Jewish World Review May 23, 2002 / 12 Sivan, 5762
http://www.NewsAndOpinion.com | We are the midst of the blame game regarding Sept. 11. Was it the fault of President Clinton, under whose watch the first World Trade Center bombing by Al Qaeda took place in 1993? He was still in the Oval Office in 1999, when his National Intelligence Council predicted a terrorist strike using a commercial jet as missiles. Or was it the fault of President Bush, who should have known all this, and who had been in office eight months before Osama, bin Laden destroyed the World Trade Center?
In the final analysis, we will probably learn that America's many disparate intelligence services are not integrated enough to accurately alert our politicians in time.
But while we will ponder what went wrong in September, we are setting ourselves up for another potential disaster that requires little intelligence work to decipher. It is current, it is obvious, and it is frightening in the extent of damage and death it can inflict. And we know in advance who is to blame.
In this case, the politician at serious fault is Richard A. Meserve, chairman of the Nuclear Regulatory Commission (NRC), who has left our 104 nuclear power plants virtually undefended against a concerted attack by well-trained terrorists. Not only has he turned our nuclear survival over to a handful of underpaid private utility guards, but he has strongly resisted all attempts to improve security, including federalizing the defenses. It is a truly ludicrous and frightening situation.
A successful attack on just one nuclear power plant, Indian Point in Westchester County, N.Y., could release enough radiation to kill and maim millions. The two reactors are only 27 miles from New York City. Some 20 million people live in three states -- New York, New Jersey and Connecticut -- within 50 miles of the atomic plant. An attack by Al Qaeda terrorists could result in the release of a radioactive cloud that would kill and cause cancer in millions, while creating a trillion dollars in damages that would cripple the nation's economy.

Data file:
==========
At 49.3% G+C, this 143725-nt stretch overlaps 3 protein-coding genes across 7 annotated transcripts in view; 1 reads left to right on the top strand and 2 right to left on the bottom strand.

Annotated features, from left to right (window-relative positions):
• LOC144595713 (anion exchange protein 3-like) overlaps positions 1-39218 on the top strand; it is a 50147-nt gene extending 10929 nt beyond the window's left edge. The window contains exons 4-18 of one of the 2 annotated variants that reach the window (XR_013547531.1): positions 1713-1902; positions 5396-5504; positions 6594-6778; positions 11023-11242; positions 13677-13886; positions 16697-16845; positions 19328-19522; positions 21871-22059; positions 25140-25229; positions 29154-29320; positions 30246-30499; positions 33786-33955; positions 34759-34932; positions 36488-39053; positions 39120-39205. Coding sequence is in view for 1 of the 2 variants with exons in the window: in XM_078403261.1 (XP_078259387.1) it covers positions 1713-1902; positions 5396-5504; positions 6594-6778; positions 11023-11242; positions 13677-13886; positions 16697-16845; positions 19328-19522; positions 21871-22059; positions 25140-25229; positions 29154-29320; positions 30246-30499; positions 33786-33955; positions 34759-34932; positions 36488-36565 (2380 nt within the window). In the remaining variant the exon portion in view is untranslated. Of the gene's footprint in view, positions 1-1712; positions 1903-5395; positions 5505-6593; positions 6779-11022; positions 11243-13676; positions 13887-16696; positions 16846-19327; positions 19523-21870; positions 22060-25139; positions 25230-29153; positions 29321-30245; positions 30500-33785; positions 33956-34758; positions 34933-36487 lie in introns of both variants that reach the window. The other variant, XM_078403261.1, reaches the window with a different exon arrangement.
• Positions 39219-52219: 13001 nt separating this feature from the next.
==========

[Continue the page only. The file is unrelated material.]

Perhaps even more sinister is that, according to David Lockbaum, a nuclear reactor engineer who has worked at some 20 atomic plants as a consultant for the NRC, the Cesium in the radioactive cloud would make the ground unihabitable for 100 years -- which is absolutely unthinkable.
Lockbaum now works for the Union of Concerned Scientists, a liberal environmental lobby group. Unlike several of his colleagues, he doesn't want to shut down the plants, but he is shocked by the lack of security. Meanwhile, our mainstream politicians and groups, both Republicans and Democrats, are scrupulously avoiding the threat, placing politics above survival.
The first step in airline security was to federalize the process, which has yet to happen in nuclear power security. The result is that all that stands between us and radiation death and cancer are a handful of often-older private guards from Wackenhut, Burns and Pinkerton, the same people who often fail to protect our banks and armored cars. But Meserve, an obstinate bureaucrat, refuses to change the present inane system.